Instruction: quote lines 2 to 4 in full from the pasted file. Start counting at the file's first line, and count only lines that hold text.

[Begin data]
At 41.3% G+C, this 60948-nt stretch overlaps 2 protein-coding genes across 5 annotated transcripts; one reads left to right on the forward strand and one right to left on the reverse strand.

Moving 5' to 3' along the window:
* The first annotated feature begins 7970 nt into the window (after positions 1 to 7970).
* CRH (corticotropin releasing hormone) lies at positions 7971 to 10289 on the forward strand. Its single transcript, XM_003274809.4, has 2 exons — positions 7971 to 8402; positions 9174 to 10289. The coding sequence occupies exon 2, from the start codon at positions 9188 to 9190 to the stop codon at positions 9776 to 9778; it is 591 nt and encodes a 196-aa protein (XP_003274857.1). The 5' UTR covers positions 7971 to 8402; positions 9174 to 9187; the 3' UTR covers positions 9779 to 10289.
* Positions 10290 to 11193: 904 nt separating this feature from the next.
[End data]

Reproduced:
Moving 5' to 3' along the window:
* The first annotated feature begins 7970 nt into the window (after positions 1 to 7970).
* CRH (corticotropin releasing hormone) lies at positions 7971 to 10289 on the forward strand. Its single transcript, XM_003274809.4, has 2 exons — positions 7971 to 8402; positions 9174 to 10289. The coding sequence occupies exon 2, from the start codon at positions 9188 to 9190 to the stop codon at positions 9776 to 9778; it is 591 nt and encodes a 196-aa protein (XP_003274857.1). The 5' UTR covers positions 7971 to 8402; positions 9174 to 9187; the 3' UTR covers positions 9779 to 10289.